There is more to this negativism than just opposition politics and sceptical journalism.
Here is how.
Far from always being scientific, the notion of country risks is largely worked out on intuition and attitudes.
Our politics and our media are key in shaping intuitions and attitudes, both here and abroad.
And herein lies the dollar cost to our economy arising from toxic politics and unbalanced negative reporting.
Both ills come back to bite the economy, and therefore all of us, when the country goes abroad to engage and re-engage, and to negotiate for credit lines.
In these negotiations, bad talk and writing confront us as fears and apprehensions that discourage and turn away would-be investors; or as country risks which we pay for dearly through high interest on credit facilities.
It is a well-known fact that capital is a coward. Or both ills became false and unwarranted questions we have to answer out there, protractedly; false benchmarks by which we get judged and even condemned.
The bad talk turns into a premium the country has to pay to compensate for falsely invented country risks.
And when we haplessly protest against exaggerated country risk claims, our would-be benefactors draw our attention to “reports from Zimbabwe”, from “home”.
They will refer us to negative media reports and uninformed opinions which, even though penned in ignorance or playfulness, suddenly assume a seriousness out there which decides our fate as an economy and as a nation.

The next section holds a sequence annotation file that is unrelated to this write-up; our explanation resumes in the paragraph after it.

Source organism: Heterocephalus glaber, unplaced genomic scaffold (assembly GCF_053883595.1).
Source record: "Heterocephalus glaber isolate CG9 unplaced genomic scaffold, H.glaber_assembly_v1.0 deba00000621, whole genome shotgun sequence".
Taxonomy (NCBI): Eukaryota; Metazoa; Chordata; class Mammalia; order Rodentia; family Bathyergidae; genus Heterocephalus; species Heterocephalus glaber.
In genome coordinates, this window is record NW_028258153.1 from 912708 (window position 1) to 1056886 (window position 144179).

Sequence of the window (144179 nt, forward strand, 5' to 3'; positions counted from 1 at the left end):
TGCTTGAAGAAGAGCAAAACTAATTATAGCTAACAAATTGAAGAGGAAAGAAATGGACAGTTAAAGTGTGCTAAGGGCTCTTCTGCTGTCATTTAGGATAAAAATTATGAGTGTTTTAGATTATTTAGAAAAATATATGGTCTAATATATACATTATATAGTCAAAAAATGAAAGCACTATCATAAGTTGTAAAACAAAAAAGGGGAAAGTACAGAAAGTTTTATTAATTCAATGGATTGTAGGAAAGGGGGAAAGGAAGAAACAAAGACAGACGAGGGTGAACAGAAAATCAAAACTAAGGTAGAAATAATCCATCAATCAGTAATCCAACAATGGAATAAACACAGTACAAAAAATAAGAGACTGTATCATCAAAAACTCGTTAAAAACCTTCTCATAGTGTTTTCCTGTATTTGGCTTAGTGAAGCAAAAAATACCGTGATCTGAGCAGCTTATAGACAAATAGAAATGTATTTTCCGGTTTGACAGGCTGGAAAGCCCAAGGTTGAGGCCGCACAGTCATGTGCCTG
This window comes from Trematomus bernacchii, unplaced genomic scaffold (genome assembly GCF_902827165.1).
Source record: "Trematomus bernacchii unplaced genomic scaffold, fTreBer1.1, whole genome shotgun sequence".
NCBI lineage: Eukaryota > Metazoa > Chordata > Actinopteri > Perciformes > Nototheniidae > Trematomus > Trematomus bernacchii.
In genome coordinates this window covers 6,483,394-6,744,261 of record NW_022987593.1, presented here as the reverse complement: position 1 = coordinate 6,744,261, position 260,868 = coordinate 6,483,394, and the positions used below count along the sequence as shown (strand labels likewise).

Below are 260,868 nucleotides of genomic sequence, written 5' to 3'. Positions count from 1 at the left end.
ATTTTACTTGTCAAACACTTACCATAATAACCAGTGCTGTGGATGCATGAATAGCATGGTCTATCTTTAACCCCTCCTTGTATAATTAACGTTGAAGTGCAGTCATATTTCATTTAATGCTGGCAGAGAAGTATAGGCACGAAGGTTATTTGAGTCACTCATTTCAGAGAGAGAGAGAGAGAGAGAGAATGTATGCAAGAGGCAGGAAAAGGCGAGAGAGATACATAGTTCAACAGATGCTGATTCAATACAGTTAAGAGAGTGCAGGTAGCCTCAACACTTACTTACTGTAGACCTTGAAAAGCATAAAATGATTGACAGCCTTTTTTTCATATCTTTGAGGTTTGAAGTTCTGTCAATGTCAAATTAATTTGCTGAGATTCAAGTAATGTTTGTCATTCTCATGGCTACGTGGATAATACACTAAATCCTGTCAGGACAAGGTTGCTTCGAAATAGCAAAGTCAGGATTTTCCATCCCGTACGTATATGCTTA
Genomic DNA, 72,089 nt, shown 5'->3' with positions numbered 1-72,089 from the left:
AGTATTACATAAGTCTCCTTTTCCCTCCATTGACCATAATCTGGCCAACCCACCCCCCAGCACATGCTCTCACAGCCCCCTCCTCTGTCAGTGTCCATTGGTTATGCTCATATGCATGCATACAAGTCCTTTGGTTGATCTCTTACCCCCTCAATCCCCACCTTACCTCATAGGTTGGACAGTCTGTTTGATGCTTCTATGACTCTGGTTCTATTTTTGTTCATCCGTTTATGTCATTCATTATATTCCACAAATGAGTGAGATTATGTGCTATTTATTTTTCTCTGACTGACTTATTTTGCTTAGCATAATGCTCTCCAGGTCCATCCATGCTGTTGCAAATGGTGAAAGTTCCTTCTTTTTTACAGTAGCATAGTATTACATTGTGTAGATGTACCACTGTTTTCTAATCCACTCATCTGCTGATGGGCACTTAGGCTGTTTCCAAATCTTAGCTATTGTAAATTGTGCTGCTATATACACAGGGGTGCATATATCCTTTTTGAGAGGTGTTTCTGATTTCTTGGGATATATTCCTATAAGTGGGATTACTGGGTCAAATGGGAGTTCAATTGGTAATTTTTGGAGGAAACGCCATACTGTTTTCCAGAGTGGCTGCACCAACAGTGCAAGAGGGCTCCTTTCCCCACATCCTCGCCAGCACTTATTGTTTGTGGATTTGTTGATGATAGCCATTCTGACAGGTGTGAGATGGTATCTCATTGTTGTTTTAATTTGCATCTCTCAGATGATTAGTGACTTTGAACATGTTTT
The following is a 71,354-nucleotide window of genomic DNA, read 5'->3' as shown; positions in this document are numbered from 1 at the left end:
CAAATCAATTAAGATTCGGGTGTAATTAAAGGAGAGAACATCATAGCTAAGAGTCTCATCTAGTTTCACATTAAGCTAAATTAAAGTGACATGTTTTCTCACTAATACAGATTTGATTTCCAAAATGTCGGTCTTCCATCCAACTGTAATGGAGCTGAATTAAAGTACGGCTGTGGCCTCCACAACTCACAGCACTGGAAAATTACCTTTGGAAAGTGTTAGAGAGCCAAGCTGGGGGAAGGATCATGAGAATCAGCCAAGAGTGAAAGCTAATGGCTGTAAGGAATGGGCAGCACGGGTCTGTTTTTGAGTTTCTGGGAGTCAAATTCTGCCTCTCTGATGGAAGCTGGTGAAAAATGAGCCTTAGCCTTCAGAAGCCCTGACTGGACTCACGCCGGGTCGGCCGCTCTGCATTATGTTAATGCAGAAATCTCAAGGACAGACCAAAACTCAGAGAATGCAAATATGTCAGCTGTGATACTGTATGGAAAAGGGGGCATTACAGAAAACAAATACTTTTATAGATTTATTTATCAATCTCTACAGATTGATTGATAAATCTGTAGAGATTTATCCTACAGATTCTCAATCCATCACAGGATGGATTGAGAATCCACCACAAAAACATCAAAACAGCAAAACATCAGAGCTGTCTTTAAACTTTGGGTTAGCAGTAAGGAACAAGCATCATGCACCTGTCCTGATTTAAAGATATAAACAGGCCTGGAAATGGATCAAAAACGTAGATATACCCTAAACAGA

As a consequence we get rated down, and thus forfeit deserved opportunities.
Such is the dollar cost of the negativity we churn out here, often if not always in the face of clear positives we strangely seem unwilling to write home about.
This is a terrible complex we have bred in our politics and our journalism: that of proclaiming home is worst.
It is as if we do not know that perceptions do matter, and often develop stronger wings and faster feet than hard facts.
That is why perception indices nowadays matter more in global investor estimates than numerical ones. Indeed why the fate of a country can easily be decided around nebulous and non-scientific notions of political and social risks, many of which are mere constructs.
Often, these arbitrary or unilateral notions of country risks have become respectable excuses for privileging prejudices and dissenting views above hard facts.
Indeed they have become defensible foreign policy tools and avenues for exerting political pressure and exacting undue concessions from vulnerable states while those doing so all the time appear business-like and driven by blind norms of the market.
When you add the fact of continued sanctions, and also our bad history of debt servicing and defaulting, which we are now tackling, it just gets you to wonder why we compound our already negative country risk.